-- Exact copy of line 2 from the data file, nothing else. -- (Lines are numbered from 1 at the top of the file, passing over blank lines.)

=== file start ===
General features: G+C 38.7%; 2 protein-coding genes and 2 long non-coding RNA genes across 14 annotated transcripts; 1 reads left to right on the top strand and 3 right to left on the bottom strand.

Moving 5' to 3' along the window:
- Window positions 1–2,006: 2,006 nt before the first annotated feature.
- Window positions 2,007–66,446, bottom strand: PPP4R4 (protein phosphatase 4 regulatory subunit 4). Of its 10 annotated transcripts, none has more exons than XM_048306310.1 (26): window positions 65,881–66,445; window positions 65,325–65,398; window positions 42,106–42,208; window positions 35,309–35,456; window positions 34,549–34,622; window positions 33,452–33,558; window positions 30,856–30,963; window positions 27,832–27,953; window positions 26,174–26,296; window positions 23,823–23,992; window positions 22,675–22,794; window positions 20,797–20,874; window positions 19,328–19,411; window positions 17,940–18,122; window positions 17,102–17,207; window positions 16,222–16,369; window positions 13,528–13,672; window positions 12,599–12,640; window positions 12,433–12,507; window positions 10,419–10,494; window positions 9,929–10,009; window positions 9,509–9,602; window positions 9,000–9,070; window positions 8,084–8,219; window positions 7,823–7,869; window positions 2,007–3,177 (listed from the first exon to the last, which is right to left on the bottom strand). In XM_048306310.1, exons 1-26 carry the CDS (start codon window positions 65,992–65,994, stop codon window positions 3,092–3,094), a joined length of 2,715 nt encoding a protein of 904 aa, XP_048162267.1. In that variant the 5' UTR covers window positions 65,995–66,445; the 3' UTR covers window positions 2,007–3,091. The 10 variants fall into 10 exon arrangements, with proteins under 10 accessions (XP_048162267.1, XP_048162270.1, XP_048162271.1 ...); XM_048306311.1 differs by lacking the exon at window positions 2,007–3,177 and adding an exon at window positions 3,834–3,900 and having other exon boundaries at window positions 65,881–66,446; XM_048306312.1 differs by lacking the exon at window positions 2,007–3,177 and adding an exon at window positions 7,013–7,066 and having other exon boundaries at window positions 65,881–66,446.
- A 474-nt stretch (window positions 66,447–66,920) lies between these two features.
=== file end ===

Moving 5' to 3' along the window: